Marketing and Where Technology and People Meet

The sessions I am attending at #SMWNYC focus on measurement, the attention / intention tension / influence, video content, and the future.

It is a fairly broad range of topics. If I were pressed to provide a main theme to group them all it would be where technology and people meet. That is where marketing needs to be, and it better have its integration together.

Convergence of technology and everything

Internet of things, data big and small, devices, mobility, advertising, analysis and research, even communications — we rely on technology to do more, hopefully to learn better and improve how we work and live.

Two reports that have crossed my desk recently will be useful to frame how the convergence of technology and everything is impacting end-user experiences and is critical for CMOs to address.

Before and After of Buyer Behavior

Foundation Capital published about MarTech and the Decade of the CMO# [h/t Scott Brinker]– the VC predicts that marketing technology will grow by 10 times in the next 10 years.

Ashu Garg, general partner at Foundation Capital, describes four key changes that are affecting marketing:

  1. Infinite media channels contending for attention / time.
  2. Buyers are now in control — and they know it.
  3. Purchase behavior and process have shifted — the marketing funnel is less relevant.
  4. Buyers demand evidence to support brand propositions. Marketing fluff falls flat. The opposite of fluff is a decision (a proper use of the term strategy.)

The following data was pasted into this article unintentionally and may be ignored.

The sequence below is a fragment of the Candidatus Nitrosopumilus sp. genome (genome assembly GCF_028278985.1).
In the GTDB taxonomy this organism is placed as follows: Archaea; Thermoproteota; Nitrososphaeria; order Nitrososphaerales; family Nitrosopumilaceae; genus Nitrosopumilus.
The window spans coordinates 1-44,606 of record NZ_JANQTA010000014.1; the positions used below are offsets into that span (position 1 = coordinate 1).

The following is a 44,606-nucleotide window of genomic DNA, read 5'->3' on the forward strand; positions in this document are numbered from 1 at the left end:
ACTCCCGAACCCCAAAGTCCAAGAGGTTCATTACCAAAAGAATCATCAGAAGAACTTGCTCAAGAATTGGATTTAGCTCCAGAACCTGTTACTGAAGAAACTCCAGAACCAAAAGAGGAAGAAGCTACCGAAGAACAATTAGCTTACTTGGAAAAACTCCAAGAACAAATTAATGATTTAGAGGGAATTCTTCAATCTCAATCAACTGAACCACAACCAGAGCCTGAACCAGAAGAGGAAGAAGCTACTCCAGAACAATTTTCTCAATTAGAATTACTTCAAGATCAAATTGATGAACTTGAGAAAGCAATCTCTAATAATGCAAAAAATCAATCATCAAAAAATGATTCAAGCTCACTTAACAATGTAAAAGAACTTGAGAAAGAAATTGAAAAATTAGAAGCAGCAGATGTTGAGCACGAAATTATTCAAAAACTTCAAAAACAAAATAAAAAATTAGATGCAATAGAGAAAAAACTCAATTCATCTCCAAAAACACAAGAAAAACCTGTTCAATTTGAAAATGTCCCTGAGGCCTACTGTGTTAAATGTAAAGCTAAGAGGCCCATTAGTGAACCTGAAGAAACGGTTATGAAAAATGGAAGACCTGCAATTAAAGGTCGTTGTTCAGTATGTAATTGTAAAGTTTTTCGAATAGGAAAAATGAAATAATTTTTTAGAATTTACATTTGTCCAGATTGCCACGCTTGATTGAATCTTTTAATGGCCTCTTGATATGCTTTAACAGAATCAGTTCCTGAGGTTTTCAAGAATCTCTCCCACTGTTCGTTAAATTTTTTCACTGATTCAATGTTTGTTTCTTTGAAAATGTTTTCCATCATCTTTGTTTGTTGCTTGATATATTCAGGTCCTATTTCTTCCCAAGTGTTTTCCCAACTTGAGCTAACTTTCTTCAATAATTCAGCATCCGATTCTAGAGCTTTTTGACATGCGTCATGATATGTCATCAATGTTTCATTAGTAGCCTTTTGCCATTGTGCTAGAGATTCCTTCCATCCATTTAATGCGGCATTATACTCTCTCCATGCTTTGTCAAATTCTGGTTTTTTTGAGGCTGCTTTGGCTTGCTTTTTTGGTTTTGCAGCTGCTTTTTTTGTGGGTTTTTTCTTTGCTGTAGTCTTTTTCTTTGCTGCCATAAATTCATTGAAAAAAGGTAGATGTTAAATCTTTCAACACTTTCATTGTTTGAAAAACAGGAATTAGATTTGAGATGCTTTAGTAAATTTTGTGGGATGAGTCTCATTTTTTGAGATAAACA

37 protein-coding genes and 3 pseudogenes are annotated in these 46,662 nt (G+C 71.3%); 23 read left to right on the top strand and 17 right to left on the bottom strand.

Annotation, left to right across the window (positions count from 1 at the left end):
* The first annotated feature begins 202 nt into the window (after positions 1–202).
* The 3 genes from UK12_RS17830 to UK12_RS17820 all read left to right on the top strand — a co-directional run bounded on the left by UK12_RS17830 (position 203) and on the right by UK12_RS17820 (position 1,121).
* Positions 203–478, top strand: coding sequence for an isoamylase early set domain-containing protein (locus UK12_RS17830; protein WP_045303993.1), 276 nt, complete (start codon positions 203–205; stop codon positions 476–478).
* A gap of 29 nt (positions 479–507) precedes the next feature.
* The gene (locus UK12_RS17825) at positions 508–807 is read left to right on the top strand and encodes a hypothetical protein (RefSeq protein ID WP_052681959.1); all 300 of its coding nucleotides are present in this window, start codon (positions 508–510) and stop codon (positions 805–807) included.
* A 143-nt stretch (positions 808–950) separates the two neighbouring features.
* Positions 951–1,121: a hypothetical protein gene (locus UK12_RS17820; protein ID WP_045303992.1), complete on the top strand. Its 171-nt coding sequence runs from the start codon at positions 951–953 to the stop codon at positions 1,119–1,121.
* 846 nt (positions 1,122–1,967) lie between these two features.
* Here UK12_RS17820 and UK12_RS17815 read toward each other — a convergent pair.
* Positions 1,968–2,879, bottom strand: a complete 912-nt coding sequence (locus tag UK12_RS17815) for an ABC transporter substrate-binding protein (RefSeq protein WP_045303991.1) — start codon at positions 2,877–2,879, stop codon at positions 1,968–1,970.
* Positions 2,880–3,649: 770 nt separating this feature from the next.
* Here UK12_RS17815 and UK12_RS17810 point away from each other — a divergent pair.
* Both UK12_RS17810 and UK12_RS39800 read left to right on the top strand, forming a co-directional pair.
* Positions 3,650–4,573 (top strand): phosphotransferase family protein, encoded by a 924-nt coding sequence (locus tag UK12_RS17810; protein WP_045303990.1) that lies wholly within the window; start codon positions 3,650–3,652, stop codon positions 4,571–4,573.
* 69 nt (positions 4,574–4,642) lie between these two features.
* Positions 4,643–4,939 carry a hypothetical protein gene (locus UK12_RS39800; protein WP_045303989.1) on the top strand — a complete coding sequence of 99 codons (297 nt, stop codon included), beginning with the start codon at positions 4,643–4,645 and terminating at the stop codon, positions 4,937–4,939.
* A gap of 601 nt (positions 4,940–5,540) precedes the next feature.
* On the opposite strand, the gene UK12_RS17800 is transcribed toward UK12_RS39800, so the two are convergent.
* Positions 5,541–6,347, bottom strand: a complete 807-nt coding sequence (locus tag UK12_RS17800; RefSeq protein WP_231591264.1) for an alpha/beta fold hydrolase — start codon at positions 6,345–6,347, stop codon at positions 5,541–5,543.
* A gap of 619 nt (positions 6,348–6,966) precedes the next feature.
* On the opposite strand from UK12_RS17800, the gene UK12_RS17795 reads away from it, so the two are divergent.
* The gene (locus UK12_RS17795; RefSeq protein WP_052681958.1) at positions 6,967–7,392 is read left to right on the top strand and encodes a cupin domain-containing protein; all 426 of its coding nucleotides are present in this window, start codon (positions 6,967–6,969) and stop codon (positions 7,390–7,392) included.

Modeling the business impact of marketing investment is an imperative. Digital marketing, eCommerce, and customer experience management are the responsibility of CMOs according to Gartner.

This means marketers will be commanding higher budgets — and that a greater portion of those budgets will be allocated to optimizing the efficacy of advertising and improving the relevance and value of content and experience.

Content Tech

Canvas8 just released their Outloook report for 2015# [h/t Taylor Davidson] — the selection includes points of view on a number of end-user technology-driven and/or -impacted innovations:

Smart watches, retail beacons, mobile payments – digital innovations will continue to change how we live, shop and work. Rather than disrupting people’s behaviour, the smartest innovators will make the glittering possibilities of new technology feel familiar and everyday.

As you leaf through these 33 perspectives, we invite you to visit the library and explore each idea in more detail. Meanwhile, we’ll continue to keep you ahead of all the important shifts, across sectors, as they happen.

I am particularly interested in the innovations around food and drink, money, and home. Another area I follow closely is that of data big and small, which was the topic Taylor addressed and where I see money, lifestyle, and health converge.


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